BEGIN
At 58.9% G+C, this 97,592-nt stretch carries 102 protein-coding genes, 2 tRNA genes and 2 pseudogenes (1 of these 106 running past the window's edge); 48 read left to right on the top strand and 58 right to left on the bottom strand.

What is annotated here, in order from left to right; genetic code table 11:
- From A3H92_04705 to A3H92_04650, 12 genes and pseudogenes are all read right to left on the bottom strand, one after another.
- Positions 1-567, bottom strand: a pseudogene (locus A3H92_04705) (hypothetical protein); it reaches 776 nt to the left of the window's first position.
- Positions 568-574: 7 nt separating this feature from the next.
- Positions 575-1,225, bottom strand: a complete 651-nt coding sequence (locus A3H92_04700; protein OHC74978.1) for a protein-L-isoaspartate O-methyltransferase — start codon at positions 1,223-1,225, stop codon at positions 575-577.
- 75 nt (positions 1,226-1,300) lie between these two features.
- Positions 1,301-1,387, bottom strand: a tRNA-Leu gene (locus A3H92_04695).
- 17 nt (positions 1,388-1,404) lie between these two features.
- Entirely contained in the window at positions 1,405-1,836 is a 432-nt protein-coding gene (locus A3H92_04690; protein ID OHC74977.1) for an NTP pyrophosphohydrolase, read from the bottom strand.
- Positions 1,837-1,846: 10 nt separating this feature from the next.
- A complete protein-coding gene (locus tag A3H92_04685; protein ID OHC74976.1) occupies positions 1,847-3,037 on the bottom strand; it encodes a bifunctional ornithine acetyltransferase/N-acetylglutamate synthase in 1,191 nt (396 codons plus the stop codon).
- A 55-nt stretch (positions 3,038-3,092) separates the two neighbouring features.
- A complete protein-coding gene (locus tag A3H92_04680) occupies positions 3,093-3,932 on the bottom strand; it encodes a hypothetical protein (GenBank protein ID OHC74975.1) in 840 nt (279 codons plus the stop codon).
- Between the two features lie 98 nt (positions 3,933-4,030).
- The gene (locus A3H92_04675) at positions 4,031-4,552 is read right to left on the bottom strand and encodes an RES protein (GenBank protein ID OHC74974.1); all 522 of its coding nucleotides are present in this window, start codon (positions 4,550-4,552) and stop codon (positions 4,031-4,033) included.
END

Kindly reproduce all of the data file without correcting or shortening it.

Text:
At 58.9% G+C, this 97,592-nt stretch carries 102 protein-coding genes, 2 tRNA genes and 2 pseudogenes (1 of these 106 running past the window's edge); 48 read left to right on the top strand and 58 right to left on the bottom strand.

What is annotated here, in order from left to right; genetic code table 11:
- From A3H92_04705 to A3H92_04650, 12 genes and pseudogenes are all read right to left on the bottom strand, one after another.
- Positions 1-567, bottom strand: a pseudogene (locus A3H92_04705) (hypothetical protein); it reaches 776 nt to the left of the window's first position.
- Positions 568-574: 7 nt separating this feature from the next.
- Positions 575-1,225, bottom strand: a complete 651-nt coding sequence (locus A3H92_04700; protein OHC74978.1) for a protein-L-isoaspartate O-methyltransferase — start codon at positions 1,223-1,225, stop codon at positions 575-577.
- 75 nt (positions 1,226-1,300) lie between these two features.
- Positions 1,301-1,387, bottom strand: a tRNA-Leu gene (locus A3H92_04695).
- 17 nt (positions 1,388-1,404) lie between these two features.
- Entirely contained in the window at positions 1,405-1,836 is a 432-nt protein-coding gene (locus A3H92_04690; protein ID OHC74977.1) for an NTP pyrophosphohydrolase, read from the bottom strand.
- Positions 1,837-1,846: 10 nt separating this feature from the next.
- A complete protein-coding gene (locus tag A3H92_04685; protein ID OHC74976.1) occupies positions 1,847-3,037 on the bottom strand; it encodes a bifunctional ornithine acetyltransferase/N-acetylglutamate synthase in 1,191 nt (396 codons plus the stop codon).
- A 55-nt stretch (positions 3,038-3,092) separates the two neighbouring features.
- A complete protein-coding gene (locus tag A3H92_04680) occupies positions 3,093-3,932 on the bottom strand; it encodes a hypothetical protein (GenBank protein ID OHC74975.1) in 840 nt (279 codons plus the stop codon).
- Between the two features lie 98 nt (positions 3,933-4,030).
- The gene (locus A3H92_04675) at positions 4,031-4,552 is read right to left on the bottom strand and encodes an RES protein (GenBank protein ID OHC74974.1); all 522 of its coding nucleotides are present in this window, start codon (positions 4,550-4,552) and stop codon (positions 4,031-4,033) included.